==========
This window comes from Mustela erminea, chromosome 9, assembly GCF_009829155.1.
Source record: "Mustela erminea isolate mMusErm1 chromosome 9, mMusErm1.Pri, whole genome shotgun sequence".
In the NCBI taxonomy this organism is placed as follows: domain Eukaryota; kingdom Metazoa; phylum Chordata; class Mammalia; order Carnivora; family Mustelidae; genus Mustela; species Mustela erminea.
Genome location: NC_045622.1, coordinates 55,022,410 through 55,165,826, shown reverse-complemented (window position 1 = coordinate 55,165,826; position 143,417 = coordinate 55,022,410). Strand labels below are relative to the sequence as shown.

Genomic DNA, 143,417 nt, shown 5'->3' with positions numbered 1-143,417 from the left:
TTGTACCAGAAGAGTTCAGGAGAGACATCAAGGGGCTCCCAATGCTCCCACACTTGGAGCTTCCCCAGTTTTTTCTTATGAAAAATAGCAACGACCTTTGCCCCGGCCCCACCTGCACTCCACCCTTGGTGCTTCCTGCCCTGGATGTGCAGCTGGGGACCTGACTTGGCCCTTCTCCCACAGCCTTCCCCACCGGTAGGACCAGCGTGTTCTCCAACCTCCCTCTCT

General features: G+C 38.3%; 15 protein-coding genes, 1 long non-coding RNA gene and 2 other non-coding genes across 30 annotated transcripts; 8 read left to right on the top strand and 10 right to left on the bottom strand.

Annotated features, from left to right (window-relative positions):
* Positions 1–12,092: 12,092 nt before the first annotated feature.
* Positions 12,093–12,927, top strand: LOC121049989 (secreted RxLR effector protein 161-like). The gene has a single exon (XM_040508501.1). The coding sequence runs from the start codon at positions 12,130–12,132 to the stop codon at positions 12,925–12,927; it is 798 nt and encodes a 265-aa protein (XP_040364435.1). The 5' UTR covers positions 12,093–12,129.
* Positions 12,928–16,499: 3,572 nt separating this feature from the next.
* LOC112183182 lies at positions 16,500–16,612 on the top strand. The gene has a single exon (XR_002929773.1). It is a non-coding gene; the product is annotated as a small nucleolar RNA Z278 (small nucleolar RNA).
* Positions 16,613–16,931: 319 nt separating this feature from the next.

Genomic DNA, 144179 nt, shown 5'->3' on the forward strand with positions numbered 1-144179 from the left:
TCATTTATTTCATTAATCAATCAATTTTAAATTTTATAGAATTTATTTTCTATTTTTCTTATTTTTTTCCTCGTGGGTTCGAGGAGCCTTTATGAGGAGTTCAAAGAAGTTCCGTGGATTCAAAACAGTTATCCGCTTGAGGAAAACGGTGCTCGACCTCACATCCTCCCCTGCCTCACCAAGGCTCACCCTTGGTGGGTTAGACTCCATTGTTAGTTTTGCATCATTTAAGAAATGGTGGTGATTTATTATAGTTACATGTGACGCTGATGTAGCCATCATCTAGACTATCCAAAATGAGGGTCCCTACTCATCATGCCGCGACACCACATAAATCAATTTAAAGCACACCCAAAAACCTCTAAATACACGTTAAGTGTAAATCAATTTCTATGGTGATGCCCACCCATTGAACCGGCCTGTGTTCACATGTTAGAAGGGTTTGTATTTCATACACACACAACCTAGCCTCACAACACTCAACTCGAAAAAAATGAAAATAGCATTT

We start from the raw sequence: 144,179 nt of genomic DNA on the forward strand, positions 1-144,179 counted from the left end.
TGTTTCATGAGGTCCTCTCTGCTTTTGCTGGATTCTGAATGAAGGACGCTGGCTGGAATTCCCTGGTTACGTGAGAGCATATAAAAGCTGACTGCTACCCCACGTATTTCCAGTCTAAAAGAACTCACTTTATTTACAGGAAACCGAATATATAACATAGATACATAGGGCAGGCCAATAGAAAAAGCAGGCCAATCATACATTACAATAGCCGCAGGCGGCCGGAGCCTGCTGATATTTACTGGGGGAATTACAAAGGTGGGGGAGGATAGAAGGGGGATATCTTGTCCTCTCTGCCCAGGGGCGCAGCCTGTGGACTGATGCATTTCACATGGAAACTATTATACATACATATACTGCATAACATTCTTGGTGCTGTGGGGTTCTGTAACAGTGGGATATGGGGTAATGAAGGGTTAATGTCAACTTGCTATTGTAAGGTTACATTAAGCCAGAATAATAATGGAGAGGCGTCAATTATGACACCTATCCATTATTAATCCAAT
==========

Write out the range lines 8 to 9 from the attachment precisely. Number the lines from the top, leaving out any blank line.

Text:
Annotated features, from left to right (window-relative positions):
* Positions 1–12,092: 12,092 nt before the first annotated feature.